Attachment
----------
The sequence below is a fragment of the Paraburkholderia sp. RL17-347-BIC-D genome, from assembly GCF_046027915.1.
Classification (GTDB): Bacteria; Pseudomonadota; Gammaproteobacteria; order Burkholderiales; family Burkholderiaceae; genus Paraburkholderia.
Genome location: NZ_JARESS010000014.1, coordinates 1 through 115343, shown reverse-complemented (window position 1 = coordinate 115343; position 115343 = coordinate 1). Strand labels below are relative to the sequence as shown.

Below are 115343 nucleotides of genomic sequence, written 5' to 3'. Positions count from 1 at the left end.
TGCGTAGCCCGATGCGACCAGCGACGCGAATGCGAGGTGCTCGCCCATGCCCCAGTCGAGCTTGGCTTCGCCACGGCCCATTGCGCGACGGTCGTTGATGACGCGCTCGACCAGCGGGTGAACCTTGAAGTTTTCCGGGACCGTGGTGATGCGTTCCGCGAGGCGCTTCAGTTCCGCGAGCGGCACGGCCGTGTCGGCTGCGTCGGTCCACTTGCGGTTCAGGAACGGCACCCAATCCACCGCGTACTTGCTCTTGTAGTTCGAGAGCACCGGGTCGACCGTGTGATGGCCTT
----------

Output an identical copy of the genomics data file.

The sequence below is a fragment of the Paraburkholderia sp. RL17-347-BIC-D genome, from assembly GCF_046027915.1.
Classification (GTDB): Bacteria; Pseudomonadota; Gammaproteobacteria; order Burkholderiales; family Burkholderiaceae; genus Paraburkholderia.
Genome location: NZ_JARESS010000014.1, coordinates 1 through 115343, shown reverse-complemented (window position 1 = coordinate 115343; position 115343 = coordinate 1). Strand labels below are relative to the sequence as shown.

Below are 115343 nucleotides of genomic sequence, written 5' to 3'. Positions count from 1 at the left end.
TGCGTAGCCCGATGCGACCAGCGACGCGAATGCGAGGTGCTCGCCCATGCCCCAGTCGAGCTTGGCTTCGCCACGGCCCATTGCGCGACGGTCGTTGATGACGCGCTCGACCAGCGGGTGAACCTTGAAGTTTTCCGGGACCGTGGTGATGCGTTCCGCGAGGCGCTTCAGTTCCGCGAGCGGCACGGCCGTGTCGGCTGCGTCGGTCCACTTGCGGTTCAGGAACGGCACCCAATCCACCGCGTACTTGCTCTTGTAGTTCGAGAGCACCGGGTCGACCGTGTGATGGCCTT